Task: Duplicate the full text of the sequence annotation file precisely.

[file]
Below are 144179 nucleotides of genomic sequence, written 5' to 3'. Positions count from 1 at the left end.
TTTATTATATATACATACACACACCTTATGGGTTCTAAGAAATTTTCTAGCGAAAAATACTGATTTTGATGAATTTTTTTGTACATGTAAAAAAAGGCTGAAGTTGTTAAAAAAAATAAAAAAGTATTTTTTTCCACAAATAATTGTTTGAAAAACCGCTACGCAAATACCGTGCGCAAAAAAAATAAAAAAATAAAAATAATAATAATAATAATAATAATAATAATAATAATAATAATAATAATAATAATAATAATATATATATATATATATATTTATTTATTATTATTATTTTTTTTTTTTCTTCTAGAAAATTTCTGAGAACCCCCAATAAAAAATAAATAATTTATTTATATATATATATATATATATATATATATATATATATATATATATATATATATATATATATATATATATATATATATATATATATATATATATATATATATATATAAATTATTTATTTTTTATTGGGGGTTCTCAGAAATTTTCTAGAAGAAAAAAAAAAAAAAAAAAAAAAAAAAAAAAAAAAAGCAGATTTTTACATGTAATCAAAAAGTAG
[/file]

Below are 144179 nucleotides of genomic sequence, written 5' to 3'. Positions count from 1 at the left end.
TTTATTATATATACATACACACACCTTATGGGTTCTAAGAAATTTTCTAGCGAAAAATACTGATTTTGATGAATTTTTTTGTACATGTAAAAAAAGGCTGAAGTTGTTAAAAAAAATAAAAAAGTATTTTTTTCCACAAATAATTGTTTGAAAAACCGCTACGCAAATACCGTGCGCAAAAAAAATAAAAAAATAAAAATAATAATAATAATAATAATAATAATAATAATAATAATAATAATAATAATAATAATAATATATATATATATATATATTTATTTATTATTATTATTTTTTTTTTTTCTTCTAGAAAATTTCTGAGAACCCCCAATAAAAAATAAATAATTTATTTATATATATATATATATATATATATATATATATATATATATATATATATATATATATATATATATATATATATATATATATATATATATATATATATATATATATAAATTATTTATTTTTTATTGGGGGTTCTCAGAAATTTTCTAGAAGAAAAAAAAAAAAAAAAAAAAAAAAAAAAAAAAAAAGCAGATTTTTACATGTAATCAAAAAGTAG